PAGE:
Special Events Coverage Often a Tug-of-War

By Pelland, Dave | Risk Management, September 1995 | Go to article overview

Special Events Coverage Often a Tug-of-War


Pelland, Dave, Risk Management


Most people who attend parties at corporate facilities or company picnics in public parks probably give little thought to how the facility owners and users divide the risks, responsibilities and insurance issues associated with the event.

For municipalities, renting out stadiums or community centers to business groups represents a delicate balancing act. Cities may welcome the rental income, but careful attention must be paid to identifying and managing the potential exposures. The sponsors or promoters will be responsible for certain risks. Whether they want to pack 20,000 music fans into an arena or to introduce a new product in a prestigious auditorium, sponsors have to consider whether their desire to use a particular space is worth assuming the exposures.

"Both parties have to determine a fair and reasonable risk allocation," said Scott Lange, director of risk management for Microsoft Corp. in Redmond, Washington, at the annual Public Risk Management Association (PRIMA) conference. "Each deal has many unique factors." How do you determine where one party's responsibilities end and another's begin? "It's not reasonable to expect someone else to take all of the risk. Each party should bear and control its own risks," Mr. Lange said.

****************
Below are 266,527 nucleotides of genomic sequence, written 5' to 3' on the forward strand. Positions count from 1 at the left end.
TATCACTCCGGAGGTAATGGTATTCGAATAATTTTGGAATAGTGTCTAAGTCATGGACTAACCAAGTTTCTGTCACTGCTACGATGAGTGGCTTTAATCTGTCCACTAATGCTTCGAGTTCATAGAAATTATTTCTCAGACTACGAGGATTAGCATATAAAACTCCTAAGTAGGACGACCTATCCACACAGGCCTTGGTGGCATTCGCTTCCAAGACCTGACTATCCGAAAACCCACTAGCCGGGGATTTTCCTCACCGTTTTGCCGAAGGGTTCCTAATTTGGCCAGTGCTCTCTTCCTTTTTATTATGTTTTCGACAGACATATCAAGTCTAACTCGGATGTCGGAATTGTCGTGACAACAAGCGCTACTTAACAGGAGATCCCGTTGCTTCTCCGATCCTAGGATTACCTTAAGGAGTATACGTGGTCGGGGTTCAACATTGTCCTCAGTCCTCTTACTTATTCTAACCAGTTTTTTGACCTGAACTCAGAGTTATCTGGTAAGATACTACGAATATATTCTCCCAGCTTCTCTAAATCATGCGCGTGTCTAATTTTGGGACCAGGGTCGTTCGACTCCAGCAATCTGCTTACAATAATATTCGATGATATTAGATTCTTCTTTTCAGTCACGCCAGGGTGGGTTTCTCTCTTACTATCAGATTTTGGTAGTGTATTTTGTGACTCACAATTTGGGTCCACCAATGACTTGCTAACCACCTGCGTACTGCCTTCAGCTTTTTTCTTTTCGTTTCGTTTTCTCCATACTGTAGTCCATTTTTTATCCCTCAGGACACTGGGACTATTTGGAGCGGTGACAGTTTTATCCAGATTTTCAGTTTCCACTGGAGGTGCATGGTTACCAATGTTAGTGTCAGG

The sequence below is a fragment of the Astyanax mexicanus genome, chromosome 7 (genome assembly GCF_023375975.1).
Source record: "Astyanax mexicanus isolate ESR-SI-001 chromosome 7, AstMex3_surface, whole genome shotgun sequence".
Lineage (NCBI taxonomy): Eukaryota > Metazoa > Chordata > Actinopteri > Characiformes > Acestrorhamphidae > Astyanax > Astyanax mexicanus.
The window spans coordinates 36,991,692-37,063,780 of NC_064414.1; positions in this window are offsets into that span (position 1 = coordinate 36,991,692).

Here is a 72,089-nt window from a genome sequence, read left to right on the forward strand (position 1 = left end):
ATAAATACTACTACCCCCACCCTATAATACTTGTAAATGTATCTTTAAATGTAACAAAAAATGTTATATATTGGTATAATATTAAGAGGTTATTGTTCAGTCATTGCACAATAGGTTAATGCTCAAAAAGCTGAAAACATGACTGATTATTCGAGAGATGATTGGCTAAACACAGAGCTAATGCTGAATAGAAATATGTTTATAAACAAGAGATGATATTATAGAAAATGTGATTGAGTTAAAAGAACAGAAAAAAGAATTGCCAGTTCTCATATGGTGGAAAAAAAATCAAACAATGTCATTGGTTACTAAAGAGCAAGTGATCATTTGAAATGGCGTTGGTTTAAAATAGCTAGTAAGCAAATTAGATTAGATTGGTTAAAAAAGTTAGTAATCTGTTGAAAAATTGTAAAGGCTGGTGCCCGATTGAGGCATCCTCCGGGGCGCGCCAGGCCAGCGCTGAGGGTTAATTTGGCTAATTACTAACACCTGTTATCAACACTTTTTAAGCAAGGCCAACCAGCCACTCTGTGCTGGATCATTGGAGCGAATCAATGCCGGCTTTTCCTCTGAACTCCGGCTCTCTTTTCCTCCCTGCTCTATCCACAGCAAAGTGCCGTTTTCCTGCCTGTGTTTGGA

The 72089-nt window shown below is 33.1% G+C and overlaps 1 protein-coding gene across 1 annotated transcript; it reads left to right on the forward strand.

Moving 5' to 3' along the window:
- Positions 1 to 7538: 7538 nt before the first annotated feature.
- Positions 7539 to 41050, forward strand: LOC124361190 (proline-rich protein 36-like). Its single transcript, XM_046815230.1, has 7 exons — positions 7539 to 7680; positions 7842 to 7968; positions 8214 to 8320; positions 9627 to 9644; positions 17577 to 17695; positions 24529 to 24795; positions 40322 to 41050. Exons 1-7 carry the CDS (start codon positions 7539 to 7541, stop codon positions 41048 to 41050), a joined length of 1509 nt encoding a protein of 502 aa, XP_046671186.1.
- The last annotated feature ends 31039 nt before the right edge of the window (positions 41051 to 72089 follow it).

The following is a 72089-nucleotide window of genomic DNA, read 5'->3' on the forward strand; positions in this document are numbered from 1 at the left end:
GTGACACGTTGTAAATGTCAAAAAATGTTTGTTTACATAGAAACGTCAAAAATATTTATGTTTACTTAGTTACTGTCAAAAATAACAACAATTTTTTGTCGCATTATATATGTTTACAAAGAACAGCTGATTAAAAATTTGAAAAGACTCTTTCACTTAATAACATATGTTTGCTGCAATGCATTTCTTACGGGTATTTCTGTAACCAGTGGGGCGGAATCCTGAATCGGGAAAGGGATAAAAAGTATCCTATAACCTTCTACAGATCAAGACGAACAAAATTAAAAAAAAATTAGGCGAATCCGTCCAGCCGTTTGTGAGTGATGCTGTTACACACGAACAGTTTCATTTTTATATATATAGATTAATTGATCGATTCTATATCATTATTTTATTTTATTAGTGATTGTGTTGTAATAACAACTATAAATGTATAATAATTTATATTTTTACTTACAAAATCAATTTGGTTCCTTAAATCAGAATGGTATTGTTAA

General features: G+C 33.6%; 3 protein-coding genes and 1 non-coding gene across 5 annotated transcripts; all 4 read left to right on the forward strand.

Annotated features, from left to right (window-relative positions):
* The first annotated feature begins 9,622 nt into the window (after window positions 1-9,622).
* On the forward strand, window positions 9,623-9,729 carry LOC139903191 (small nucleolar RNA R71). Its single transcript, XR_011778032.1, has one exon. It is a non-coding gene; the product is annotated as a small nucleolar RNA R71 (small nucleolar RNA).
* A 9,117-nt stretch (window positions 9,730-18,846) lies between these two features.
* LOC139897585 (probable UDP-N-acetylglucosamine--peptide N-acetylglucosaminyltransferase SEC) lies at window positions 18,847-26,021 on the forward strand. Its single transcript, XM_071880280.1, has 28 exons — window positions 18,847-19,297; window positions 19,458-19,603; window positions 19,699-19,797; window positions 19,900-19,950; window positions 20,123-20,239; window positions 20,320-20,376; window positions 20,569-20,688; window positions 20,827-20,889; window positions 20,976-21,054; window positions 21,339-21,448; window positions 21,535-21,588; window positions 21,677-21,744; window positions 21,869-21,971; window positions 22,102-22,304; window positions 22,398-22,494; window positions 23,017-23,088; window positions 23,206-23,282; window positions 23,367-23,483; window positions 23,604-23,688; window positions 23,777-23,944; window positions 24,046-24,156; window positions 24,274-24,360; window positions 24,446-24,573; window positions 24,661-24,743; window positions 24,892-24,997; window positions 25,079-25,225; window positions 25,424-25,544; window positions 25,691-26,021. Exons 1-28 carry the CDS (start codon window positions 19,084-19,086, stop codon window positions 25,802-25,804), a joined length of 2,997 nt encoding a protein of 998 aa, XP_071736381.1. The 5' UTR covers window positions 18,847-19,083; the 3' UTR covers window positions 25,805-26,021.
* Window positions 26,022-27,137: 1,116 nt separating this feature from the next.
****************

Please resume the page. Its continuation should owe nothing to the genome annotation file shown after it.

Determining the potential exposures must begin with the proposed event and its sponsor. A civic group meeting at a community center will usually have fewer exposures than an outdoor music festival, but both events have risks that need to be addressed, said William Cody, senior vice president of Entertainment Brokers International in Los Angeles.

In many instances, both parties generally try to assume as little risk as possible. For example, many municipalities require event sponsors to sign blanket indemnifications or hold harmless agreements, or to meet insurance requirements that do not consider the nature of the event. Sponsors of heavy-metal rock concerts and ice-skating exhibitions are often presented with off-the-shelf contracts that release municipalities from any possibility of liability.

There are so many potential variables with special events that using a garden-variety strategy for covering all liabilities can easily lead to problems. If a dispute is litigated, the failure of either party to account for specific differences among promoters or types of events can alter the interpretation of contract provisions. …

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